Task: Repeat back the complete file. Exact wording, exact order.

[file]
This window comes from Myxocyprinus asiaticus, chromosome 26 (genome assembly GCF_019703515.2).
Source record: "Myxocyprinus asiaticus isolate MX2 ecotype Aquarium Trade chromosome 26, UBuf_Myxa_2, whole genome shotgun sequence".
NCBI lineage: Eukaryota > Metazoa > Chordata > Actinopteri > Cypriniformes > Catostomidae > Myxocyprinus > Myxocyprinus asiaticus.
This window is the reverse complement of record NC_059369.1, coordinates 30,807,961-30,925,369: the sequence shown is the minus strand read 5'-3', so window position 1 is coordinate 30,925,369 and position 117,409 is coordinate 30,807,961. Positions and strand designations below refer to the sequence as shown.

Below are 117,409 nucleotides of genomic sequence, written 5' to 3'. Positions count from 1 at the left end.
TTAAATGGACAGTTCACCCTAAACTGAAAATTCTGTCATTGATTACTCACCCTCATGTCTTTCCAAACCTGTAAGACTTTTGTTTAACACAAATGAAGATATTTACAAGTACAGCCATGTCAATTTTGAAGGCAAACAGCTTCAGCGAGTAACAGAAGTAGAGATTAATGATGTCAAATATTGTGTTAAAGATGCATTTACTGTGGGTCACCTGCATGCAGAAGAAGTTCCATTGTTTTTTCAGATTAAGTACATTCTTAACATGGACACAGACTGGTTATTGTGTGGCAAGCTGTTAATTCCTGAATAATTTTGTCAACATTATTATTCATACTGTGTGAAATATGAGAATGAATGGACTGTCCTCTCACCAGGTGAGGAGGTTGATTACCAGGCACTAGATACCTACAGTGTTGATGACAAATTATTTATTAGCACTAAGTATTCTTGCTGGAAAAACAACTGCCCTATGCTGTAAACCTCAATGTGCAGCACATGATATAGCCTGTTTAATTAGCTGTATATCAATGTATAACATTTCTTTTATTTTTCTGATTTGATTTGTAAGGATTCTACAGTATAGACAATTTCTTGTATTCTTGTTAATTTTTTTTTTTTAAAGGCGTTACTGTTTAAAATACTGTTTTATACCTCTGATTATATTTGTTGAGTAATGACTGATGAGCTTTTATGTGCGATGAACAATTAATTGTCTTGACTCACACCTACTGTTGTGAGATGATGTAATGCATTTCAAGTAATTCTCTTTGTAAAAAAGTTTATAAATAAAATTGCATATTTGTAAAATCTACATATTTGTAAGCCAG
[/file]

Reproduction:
This window comes from Myxocyprinus asiaticus, chromosome 26 (genome assembly GCF_019703515.2).
Source record: "Myxocyprinus asiaticus isolate MX2 ecotype Aquarium Trade chromosome 26, UBuf_Myxa_2, whole genome shotgun sequence".
NCBI lineage: Eukaryota > Metazoa > Chordata > Actinopteri > Cypriniformes > Catostomidae > Myxocyprinus > Myxocyprinus asiaticus.
This window is the reverse complement of record NC_059369.1, coordinates 30,807,961-30,925,369: the sequence shown is the minus strand read 5'-3', so window position 1 is coordinate 30,925,369 and position 117,409 is coordinate 30,807,961. Positions and strand designations below refer to the sequence as shown.

Below are 117,409 nucleotides of genomic sequence, written 5' to 3'. Positions count from 1 at the left end.
TTAAATGGACAGTTCACCCTAAACTGAAAATTCTGTCATTGATTACTCACCCTCATGTCTTTCCAAACCTGTAAGACTTTTGTTTAACACAAATGAAGATATTTACAAGTACAGCCATGTCAATTTTGAAGGCAAACAGCTTCAGCGAGTAACAGAAGTAGAGATTAATGATGTCAAATATTGTGTTAAAGATGCATTTACTGTGGGTCACCTGCATGCAGAAGAAGTTCCATTGTTTTTTCAGATTAAGTACATTCTTAACATGGACACAGACTGGTTATTGTGTGGCAAGCTGTTAATTCCTGAATAATTTTGTCAACATTATTATTCATACTGTGTGAAATATGAGAATGAATGGACTGTCCTCTCACCAGGTGAGGAGGTTGATTACCAGGCACTAGATACCTACAGTGTTGATGACAAATTATTTATTAGCACTAAGTATTCTTGCTGGAAAAACAACTGCCCTATGCTGTAAACCTCAATGTGCAGCACATGATATAGCCTGTTTAATTAGCTGTATATCAATGTATAACATTTCTTTTATTTTTCTGATTTGATTTGTAAGGATTCTACAGTATAGACAATTTCTTGTATTCTTGTTAATTTTTTTTTTTTAAAGGCGTTACTGTTTAAAATACTGTTTTATACCTCTGATTATATTTGTTGAGTAATGACTGATGAGCTTTTATGTGCGATGAACAATTAATTGTCTTGACTCACACCTACTGTTGTGAGATGATGTAATGCATTTCAAGTAATTCTCTTTGTAAAAAAGTTTATAAATAAAATTGCATATTTGTAAAATCTACATATTTGTAAGCCAG